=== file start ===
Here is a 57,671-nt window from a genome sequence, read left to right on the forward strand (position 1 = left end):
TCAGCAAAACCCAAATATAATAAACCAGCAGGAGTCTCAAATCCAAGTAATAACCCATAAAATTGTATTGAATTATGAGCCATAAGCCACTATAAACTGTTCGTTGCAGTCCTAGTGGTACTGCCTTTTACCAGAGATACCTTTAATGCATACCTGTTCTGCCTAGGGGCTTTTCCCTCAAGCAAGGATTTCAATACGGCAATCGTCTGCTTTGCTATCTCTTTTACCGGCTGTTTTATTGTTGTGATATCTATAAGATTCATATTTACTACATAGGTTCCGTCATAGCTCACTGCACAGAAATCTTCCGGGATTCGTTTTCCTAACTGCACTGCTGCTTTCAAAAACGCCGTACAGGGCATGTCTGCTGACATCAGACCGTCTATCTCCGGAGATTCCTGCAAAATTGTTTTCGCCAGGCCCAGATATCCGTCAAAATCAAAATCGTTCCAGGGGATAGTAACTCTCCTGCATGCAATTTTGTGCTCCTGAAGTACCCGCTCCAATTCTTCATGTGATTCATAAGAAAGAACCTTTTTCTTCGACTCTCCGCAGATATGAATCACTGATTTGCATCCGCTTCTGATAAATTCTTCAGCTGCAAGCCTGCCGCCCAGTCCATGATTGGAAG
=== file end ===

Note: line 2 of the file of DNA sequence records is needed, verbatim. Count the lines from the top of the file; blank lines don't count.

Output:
TCAGCAAAACCCAAATATAATAAACCAGCAGGAGTCTCAAATCCAAGTAATAACCCATAAAATTGTATTGAATTATGAGCCATAAGCCACTATAAACTGTTCGTTGCAGTCCTAGTGGTACTGCCTTTTACCAGAGATACCTTTAATGCATACCTGTTCTGCCTAGGGGCTTTTCCCTCAAGCAAGGATTTCAATACGGCAATCGTCTGCTTTGCTATCTCTTTTACCGGCTGTTTTATTGTTGTGATATCTATAAGATTCATATTTACTACATAGGTTCCGTCATAGCTCACTGCACAGAAATCTTCCGGGATTCGTTTTCCTAACTGCACTGCTGCTTTCAAAAACGCCGTACAGGGCATGTCTGCTGACATCAGACCGTCTATCTCCGGAGATTCCTGCAAAATTGTTTTCGCCAGGCCCAGATATCCGTCAAAATCAAAATCGTTCCAGGGGATAGTAACTCTCCTGCATGCAATTTTGTGCTCCTGAAGTACCCGCTCCAATTCTTCATGTGATTCATAAGAAAGAACCTTTTTCTTCGACTCTCCGCAGATATGAATCACTGATTTGCATCCGCTTCTGATAAATTCTTCAGCTGCAAGCCTGCCGCCCAGTCCATGATTGGAAG